It’s on! The state’s much-anticipated and long-overdue strata reforms have a definite start date. November 30 is the big day so it’s an early Christmas present for some apartment residents – although some of the “gifts” may be less than gratefully received.

Among more than 90 changes to strata legislation, the most controversial means that 75 per cent of owners in apartment blocks will be able to sell the entire building to developers, regardless of objections from the other 25 per cent.

However, strata residents will have to wait until July next year to see the building defects bond that will force developers to set aside 2 per cent of the cost of buildings to pay for faults that may be uncovered in the first two years of unit blocks’ lives.

It will have taken five years, three false starts, and 3000 public and professional submissions but the new Strata Management Act means standard bylaws will include a default option that allows pets unless they are excluded, rather than excludes pets unless they are allowed – a subtle but significant change.

  • “These once-in-a-generation reforms are modern, flexible and reflect 21st-century strata living,”
  • Spokesperson for Victor Dominello 

However, pet haters need not fear. Generally only applicable to new buildings, the new bylaws would have to be adopted by existing strata schemes to have any effect there.

Under other changes, owners corporations will be able to invite local council parking inspector into their car parks, in response to commuter parking thieves who clog up strata car parks near railway stations. Underground and enclosed car parks are, however, likely to be exempt for safety and security reasons.

Cigarette smoke will, for the first time, be defined as a “nuisance”, meaning that even people who smoke only inside their own units can be ordered to stop if it affects other residents. The days of balcony “fireflies” and even barbecues may be numbered.

Proxy farming – power-hungry executive committee members collecting fistfuls of proxy votes so they can overrule any and every other owner – will be a thing of the past with limits on the number of proxy votes any one person can hold.

Instead, electronic voting, meeting “attendance” by Skype or via the phone and online debate and decision-making will restore democracy in those buildings that truly want it.

Strata professionals who are not owners will not be allowed to join executive committees – currently rental agents with stacks of the aforementioned proxies from investors can run whole buildings to suit their businesses – and strata managers will be required to disclose commissions they receive from insurers.

Tenants in blocks that have more than 50 per cent occupancy of registered renters will be able to elect a tenants’ rep to the executive committee, although they won’t be able to vote and can be excluded from discussions of a sensitive or financial nature.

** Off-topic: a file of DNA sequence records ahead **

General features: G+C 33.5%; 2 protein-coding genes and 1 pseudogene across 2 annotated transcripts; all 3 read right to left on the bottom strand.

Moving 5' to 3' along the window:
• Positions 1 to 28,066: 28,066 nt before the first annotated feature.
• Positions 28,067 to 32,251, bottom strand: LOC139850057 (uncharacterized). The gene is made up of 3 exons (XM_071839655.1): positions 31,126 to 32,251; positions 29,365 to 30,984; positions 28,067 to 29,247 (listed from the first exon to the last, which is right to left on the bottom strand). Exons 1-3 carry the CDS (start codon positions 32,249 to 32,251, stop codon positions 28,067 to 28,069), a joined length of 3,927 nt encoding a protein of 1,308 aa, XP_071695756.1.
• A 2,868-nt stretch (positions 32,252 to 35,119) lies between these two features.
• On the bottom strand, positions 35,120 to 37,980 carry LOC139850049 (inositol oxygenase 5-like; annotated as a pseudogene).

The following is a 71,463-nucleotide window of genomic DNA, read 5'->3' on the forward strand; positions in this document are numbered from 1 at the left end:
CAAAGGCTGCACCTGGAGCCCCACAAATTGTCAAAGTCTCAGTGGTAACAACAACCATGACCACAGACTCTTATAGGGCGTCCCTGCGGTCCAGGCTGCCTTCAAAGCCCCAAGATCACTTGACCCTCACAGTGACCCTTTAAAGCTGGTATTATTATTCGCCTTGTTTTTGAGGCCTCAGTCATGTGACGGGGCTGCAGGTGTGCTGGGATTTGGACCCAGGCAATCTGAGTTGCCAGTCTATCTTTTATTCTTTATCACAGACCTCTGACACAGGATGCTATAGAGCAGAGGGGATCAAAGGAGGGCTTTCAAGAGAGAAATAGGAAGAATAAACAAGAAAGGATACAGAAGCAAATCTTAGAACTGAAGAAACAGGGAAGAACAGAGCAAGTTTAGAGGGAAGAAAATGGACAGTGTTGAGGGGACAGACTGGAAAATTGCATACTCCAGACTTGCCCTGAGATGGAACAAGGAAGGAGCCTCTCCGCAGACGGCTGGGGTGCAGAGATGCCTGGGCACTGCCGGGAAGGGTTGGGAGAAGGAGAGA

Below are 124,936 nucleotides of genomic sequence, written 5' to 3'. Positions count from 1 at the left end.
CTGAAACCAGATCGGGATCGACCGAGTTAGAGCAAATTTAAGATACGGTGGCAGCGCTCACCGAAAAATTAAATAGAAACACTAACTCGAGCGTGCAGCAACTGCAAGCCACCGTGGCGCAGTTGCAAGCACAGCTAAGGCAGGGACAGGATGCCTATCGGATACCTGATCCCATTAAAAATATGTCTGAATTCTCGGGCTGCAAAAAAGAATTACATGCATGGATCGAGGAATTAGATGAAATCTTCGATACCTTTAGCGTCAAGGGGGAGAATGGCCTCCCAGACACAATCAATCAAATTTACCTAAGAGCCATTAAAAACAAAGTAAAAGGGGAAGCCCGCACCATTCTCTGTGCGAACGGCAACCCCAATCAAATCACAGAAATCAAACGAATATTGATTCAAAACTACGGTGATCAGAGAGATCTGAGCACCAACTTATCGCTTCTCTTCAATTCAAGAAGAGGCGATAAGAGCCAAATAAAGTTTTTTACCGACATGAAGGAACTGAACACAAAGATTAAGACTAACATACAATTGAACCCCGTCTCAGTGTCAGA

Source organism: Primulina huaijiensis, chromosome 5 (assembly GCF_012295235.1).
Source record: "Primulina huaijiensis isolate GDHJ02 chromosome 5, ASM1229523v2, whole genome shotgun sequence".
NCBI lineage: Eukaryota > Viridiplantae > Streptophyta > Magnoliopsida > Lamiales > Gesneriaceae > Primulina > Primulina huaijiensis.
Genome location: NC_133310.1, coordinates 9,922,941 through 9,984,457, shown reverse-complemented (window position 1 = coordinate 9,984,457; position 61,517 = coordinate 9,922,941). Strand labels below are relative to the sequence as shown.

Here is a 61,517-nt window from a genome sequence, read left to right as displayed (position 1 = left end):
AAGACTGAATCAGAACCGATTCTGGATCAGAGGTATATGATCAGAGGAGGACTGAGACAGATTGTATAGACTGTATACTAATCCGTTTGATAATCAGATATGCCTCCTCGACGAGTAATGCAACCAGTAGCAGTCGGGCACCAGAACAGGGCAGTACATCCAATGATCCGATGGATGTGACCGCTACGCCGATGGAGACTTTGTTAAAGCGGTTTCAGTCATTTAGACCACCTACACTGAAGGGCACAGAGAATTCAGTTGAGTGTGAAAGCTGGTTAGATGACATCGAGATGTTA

In response to comments that most strata tenants in NSW are not actually registered as such, Fair Trading, which also covers residential tenancies, is looking at using the rental bond database to bypass the widely ignored legal requirement to notify owners corporations of new tenancies.

Minor alterations to apartments that don’t affect common property will be allowed by default and owners corporations will be able to set occupancy limits on apartments, provided there are no fewer than two adults a bedroom.

“It is estimated that by 2040 half of the people in NSW will either be living or working in strata. These once-in-a-generation reforms are modern, flexible and reflect 21st-century strata living,” a spokesman for Better Regulation and Innovation Minister Victor Dominello told Domain.

“About 90 changes have been made to the existing laws. A key challenge will be ensuring owners, tenants and strata managers are brought up to speed with the all the changes in the new act.”

However, the building defects bond scheme won’t come in until July 1, 2017, to “ensure that builders, developers and the strata community have sufficient time to prepare for the changes and comply with requirements of the act and its supporting regulations,” according to a press release.

Final regulations – the nuts and bolts of the new laws – will be published in the coming weeks, according to reports.

“The last major reform to strata was back in 1973, and parts of the legislation are no longer relevant in this day and age,” Fair Trading Commissioner Rod Stowe said.

“The number of submissions from the public and major stakeholders indicates a substantial level of engagement and interest in bringing strata legislation into the 21st century.”

SOURCE: Jimmy Thomson writes about strata every week in Domain. There’s more on the strata law reforms on


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